2.3 Word2Vec


For word2vec, instead of using the frequency of the words, we can use a one-hot approach to turning words into vectors. Given the sentence: “May the force be with you”, we seperate the sentence into may, the, force, be, with, you, then simply it to may, force, with, you. Now, for each word, we make a new array, meaning may becomes [1, 0, 0, 0], force becomes [0, 1, 0, 0], with becomes [0, 0, 1, 0], and you becomes [0, 0, 0, 1]. In the end, the sentence becomes a combination of all the words: [[1, 0, 0, 0], [0, 1, 0, 0], [0, 0, 1, 0], [0, 0, 0, 1]]. While our original sentence was small, the arrays can become massive for longer and longer sentences.


One major hurdle for NLP research is meaning - how does a computer understand the actual meaning of a word, rather than just as a 1 or a 0. To pass this hurdle, we turn to Word2Vec, a program that can guesstimate a word’s meaning based on it’s context, a major breakthrough for AI research. It’s ability to guess the meaning of words is based on it’s ability to group together words that have similar meanings and connotations - for example, it groups king with queen and car with train, as they are both part of the same whole group. To do this, Word2Vec uses one of two different models, depending on how it’s used. While these models and how they work are beyond the scope of this class, you can read up on them here: https://towardsdatascience.com/word2vec-explained-49c52b4ccb71.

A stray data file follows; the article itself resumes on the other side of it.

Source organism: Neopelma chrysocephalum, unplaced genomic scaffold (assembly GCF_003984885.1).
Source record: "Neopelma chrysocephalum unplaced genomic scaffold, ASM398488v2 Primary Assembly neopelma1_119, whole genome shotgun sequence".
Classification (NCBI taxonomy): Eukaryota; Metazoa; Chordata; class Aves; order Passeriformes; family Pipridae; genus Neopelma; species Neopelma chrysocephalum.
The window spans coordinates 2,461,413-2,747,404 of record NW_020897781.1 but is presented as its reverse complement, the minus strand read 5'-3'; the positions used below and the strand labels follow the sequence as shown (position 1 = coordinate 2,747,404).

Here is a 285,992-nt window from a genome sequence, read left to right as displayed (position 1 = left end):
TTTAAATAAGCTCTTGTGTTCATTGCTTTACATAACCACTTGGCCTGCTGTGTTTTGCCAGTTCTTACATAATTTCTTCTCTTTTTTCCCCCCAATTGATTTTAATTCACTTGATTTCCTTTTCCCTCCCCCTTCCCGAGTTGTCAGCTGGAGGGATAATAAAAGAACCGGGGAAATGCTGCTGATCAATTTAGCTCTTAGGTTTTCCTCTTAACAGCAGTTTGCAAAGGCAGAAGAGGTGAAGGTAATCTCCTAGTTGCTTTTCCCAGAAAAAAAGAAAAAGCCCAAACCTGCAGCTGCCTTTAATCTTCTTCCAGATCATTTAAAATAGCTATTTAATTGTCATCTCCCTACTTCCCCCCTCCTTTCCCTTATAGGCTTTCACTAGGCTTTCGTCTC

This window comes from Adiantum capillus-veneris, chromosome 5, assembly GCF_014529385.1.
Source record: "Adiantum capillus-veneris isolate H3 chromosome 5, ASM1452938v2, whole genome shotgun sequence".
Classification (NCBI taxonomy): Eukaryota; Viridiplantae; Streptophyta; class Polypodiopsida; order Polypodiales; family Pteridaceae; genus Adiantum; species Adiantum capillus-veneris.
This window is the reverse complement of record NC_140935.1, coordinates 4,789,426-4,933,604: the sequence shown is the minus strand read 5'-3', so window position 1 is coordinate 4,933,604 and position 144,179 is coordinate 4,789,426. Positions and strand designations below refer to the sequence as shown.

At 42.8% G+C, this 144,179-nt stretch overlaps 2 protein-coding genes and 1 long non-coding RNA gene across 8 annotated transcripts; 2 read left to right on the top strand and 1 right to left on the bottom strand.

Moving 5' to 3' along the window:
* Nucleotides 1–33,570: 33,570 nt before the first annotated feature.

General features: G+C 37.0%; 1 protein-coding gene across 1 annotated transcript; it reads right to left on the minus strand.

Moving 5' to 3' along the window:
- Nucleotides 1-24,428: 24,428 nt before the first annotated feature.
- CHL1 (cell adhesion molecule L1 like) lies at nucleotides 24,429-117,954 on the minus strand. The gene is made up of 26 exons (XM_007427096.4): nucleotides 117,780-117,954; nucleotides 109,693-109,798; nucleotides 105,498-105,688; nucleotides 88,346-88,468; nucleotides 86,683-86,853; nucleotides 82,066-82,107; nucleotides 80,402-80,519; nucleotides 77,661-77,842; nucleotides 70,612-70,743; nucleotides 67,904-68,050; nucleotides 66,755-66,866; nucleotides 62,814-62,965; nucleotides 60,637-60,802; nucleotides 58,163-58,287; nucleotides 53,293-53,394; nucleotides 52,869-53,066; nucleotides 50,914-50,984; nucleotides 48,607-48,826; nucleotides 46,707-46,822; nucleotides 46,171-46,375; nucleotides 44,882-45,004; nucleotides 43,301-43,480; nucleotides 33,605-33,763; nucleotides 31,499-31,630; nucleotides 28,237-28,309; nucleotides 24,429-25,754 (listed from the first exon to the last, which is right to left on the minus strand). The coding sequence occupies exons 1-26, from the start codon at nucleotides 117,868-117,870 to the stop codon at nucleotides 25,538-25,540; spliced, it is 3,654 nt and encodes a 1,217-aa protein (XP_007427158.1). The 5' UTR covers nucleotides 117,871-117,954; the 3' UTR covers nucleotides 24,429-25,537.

Implementation (Conceptual)

Here, you will understand what to do in order to implement Word2Vec. The following is a high level explanation of the code below. To implement Word2Vec, we first use a library called nltk, which gives us stopwords and punkt, which divides text into a series of sentences. Next, we split the data up into words, and then we filter the stopwords out using a simple function. Finally, we apply word2vec and recieve a treasure trove of NLP information, such as word similarities and visualizations.
#large imports import pandas as pd import nltk import string import matplotlib.pyplot as plt #specialized imports from nltk.corpus import stopwords #stopwords from nltk from nltk import word_tokenize #word_tokenize splits sentences into words from gensim.models import Word2Vec as w2v #imports word2vec # constants PATH = 'data/shakespeare.txt' #any data works here, it doesn't matter sw = stopwords.words('english') nltk.download('punkt') #punkt splits text into a series of sentences nltk.download('stopwords') # fully import the text file lines = [] with open(PATH, 'r') as f: for l in f: lines.append(l) #basic preprocessing to remove new lines, punctuation, and make all words lowercase lines = [line.rstrip('\n') for line in lines] lines = [line.lower() for line in lines] lines = [line.translate(str.maketrans('', '', string.punctuation)) for line in lines] # split sentences into words lines = [word_tokenize(line) for line in lines] #remove the stopwords def remove_stopwords(lines, sw = sw): res = [] for line in lines: original = line line = [w for w in line if w not in sw] #keeps all words that aren't stopwords if len(line) < 1: line = original #if entire line is stopwords, keep the line the same res.append(line) return res filtered_lines = remove_stopwords(lines = lines, sw = sw) w = w2v( filtered_lines, min_count=3, sg = 1, window=7 ) print(w.wv.most_similar('thou')) emb_df = ( pd.DataFrame( [w.wv.get_vector(str(n)) for n in w.wv.key_to_index], index = w.wv.key_to_index ) ) print(emb_df.shape) emb_df.head()

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